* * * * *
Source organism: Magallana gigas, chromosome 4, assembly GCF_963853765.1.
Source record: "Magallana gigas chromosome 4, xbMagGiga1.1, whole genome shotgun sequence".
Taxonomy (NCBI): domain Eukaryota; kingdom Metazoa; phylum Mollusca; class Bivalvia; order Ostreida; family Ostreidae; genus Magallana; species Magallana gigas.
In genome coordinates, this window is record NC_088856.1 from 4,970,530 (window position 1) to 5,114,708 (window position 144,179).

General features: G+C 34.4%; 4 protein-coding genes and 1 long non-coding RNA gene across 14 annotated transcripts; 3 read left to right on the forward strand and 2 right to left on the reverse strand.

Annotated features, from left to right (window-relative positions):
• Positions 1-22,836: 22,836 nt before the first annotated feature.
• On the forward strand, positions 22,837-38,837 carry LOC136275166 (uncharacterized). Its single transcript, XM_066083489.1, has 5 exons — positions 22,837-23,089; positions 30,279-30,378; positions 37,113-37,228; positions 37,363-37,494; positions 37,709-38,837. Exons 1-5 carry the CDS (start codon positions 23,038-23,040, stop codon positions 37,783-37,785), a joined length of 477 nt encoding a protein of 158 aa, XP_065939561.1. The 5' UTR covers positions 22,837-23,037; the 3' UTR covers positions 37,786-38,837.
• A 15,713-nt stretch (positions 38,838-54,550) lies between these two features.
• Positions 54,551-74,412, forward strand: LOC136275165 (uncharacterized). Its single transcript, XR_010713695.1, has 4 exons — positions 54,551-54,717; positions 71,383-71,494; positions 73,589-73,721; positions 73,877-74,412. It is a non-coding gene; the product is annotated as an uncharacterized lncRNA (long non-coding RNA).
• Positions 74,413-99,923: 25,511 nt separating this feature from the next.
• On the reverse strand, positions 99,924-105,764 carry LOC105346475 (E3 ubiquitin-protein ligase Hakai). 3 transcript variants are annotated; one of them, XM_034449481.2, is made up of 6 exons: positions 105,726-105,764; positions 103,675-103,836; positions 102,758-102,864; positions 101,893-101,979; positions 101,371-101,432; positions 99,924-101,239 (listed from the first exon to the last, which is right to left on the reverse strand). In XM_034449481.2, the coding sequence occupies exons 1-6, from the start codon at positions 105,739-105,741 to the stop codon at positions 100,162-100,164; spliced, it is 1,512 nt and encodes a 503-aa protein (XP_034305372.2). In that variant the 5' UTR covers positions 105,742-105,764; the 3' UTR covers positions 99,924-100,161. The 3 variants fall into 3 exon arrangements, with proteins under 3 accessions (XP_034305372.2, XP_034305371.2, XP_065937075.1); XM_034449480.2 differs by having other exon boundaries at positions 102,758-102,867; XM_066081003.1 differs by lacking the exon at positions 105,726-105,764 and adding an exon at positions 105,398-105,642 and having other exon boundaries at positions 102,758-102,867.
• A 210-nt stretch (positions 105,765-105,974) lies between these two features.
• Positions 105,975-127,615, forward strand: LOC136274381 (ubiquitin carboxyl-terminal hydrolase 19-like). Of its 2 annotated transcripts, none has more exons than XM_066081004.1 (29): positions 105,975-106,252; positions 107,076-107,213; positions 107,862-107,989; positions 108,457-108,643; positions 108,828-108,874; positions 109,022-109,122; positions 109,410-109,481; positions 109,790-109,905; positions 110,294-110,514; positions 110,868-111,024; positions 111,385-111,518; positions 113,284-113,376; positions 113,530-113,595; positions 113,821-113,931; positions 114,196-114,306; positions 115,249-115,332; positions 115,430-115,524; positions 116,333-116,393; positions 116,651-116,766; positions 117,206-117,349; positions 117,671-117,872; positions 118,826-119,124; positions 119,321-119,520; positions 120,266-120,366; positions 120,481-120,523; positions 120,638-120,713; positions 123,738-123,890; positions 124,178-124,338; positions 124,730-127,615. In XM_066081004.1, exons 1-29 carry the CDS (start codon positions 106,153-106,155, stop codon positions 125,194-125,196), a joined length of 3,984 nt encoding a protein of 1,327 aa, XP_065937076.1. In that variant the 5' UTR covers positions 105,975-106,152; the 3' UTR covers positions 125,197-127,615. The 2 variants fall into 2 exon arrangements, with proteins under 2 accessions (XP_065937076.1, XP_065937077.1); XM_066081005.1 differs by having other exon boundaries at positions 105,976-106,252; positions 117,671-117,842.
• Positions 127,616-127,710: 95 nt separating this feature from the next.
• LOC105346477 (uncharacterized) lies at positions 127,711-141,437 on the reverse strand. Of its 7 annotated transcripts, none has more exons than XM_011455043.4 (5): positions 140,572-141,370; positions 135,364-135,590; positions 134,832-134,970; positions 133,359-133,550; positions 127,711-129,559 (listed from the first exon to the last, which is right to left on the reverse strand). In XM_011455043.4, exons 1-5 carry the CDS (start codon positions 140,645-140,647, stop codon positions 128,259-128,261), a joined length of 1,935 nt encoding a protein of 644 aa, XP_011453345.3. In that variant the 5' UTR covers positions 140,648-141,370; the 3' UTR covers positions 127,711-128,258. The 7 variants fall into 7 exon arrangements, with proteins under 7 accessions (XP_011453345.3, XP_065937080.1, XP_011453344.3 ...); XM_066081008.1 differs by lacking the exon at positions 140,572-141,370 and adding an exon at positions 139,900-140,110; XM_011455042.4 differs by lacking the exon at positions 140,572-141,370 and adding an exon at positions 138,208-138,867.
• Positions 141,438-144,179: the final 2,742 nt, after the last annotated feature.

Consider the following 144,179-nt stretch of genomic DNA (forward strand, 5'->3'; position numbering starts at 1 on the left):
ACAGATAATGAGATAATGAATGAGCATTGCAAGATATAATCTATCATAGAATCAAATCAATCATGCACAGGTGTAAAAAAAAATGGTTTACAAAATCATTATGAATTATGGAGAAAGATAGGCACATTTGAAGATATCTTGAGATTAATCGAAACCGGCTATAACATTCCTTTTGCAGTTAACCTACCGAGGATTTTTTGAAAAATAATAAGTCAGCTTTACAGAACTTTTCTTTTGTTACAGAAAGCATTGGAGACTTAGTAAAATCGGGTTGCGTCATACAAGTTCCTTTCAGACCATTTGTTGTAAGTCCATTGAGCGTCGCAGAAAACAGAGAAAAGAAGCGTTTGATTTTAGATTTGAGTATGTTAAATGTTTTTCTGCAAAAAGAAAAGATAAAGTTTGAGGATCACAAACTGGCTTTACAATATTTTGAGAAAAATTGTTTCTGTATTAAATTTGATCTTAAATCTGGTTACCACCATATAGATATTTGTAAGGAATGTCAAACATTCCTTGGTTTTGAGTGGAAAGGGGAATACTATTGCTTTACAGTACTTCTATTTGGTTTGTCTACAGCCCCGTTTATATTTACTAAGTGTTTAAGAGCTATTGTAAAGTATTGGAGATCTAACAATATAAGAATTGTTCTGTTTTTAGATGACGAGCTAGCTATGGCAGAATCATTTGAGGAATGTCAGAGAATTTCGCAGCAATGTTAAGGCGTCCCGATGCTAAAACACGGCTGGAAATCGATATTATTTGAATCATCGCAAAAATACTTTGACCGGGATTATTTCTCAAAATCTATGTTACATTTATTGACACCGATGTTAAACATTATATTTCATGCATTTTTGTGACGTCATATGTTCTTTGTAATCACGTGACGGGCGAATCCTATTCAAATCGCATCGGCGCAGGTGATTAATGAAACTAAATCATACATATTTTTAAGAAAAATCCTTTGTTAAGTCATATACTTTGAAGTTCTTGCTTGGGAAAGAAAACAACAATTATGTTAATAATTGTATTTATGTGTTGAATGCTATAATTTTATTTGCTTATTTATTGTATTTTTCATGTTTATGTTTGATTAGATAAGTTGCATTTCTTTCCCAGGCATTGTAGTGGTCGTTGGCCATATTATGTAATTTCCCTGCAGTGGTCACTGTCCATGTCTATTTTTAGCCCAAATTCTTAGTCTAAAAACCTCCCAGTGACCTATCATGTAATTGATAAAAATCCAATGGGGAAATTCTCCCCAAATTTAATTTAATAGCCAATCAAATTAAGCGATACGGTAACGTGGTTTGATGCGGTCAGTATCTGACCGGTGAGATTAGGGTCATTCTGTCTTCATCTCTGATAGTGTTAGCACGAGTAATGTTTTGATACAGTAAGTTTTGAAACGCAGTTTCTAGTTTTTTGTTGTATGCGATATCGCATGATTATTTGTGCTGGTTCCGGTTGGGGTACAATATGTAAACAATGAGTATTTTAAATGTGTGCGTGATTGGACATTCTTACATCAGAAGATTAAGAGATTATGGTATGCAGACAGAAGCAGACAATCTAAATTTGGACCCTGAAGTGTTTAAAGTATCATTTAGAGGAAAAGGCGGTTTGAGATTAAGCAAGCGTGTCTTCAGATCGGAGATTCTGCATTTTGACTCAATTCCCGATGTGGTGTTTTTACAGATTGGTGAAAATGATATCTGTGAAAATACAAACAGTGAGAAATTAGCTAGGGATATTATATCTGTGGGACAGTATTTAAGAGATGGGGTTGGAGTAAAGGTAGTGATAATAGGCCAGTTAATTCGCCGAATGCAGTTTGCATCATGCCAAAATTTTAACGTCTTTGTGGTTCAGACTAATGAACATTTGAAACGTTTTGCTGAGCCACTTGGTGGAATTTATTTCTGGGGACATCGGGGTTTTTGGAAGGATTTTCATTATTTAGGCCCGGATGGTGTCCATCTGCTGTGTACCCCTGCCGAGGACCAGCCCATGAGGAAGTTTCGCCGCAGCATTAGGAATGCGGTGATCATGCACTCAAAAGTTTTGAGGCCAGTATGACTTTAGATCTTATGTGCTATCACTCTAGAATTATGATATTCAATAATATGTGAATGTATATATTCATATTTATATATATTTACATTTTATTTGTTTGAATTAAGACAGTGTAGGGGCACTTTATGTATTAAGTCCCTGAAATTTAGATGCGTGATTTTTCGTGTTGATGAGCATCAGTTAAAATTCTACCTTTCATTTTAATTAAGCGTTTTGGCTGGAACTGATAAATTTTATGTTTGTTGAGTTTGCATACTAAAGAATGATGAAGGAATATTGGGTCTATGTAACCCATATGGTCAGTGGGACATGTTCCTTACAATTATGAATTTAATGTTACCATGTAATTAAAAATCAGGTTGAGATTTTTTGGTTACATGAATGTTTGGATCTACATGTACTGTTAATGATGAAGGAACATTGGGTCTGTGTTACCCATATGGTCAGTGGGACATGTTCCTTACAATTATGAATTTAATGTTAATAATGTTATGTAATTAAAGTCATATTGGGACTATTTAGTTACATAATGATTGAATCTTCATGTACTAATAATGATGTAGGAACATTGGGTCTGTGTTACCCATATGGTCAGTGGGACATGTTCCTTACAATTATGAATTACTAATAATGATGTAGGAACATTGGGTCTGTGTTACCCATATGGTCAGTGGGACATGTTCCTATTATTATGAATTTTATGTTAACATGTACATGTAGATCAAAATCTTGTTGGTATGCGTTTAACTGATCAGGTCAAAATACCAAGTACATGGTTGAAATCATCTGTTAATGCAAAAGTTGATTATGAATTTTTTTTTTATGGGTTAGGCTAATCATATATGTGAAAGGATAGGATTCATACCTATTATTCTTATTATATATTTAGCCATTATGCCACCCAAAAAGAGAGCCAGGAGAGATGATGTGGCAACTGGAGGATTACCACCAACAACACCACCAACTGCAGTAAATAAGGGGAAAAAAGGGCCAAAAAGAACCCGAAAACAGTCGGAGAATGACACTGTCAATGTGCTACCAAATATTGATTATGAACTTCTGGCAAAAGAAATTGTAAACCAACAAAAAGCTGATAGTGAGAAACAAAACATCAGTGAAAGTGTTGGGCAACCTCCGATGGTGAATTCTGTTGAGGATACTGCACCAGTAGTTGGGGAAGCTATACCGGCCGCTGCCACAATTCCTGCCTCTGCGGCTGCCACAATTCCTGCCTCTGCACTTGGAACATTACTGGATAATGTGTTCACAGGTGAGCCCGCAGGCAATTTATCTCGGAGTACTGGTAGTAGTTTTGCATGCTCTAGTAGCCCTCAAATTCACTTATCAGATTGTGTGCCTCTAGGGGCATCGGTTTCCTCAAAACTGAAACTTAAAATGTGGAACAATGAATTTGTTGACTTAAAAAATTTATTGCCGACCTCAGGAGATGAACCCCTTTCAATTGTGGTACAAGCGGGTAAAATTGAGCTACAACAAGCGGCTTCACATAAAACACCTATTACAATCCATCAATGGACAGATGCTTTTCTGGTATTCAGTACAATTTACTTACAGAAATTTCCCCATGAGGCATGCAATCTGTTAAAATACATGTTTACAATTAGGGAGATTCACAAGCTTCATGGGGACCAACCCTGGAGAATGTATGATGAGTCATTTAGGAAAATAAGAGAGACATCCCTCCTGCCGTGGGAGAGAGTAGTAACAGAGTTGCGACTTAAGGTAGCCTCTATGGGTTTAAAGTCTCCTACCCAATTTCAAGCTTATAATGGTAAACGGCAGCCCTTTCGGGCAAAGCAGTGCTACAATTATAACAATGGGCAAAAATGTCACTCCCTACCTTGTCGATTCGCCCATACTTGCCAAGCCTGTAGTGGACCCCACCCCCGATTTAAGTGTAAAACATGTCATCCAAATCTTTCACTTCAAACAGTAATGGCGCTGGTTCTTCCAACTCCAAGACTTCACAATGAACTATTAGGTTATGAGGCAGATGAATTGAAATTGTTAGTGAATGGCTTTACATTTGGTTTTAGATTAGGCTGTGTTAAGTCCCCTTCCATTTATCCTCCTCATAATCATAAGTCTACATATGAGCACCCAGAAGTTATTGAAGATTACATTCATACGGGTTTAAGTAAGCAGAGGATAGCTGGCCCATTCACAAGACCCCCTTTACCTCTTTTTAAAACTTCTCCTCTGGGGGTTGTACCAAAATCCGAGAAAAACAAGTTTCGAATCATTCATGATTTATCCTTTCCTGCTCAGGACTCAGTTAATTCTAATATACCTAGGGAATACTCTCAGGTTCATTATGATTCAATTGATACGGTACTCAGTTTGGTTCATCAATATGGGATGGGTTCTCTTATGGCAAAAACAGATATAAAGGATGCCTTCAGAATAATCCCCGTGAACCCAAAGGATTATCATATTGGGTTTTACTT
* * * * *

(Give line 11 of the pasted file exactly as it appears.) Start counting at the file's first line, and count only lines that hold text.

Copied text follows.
• Positions 74,413-99,923: 25,511 nt separating this feature from the next.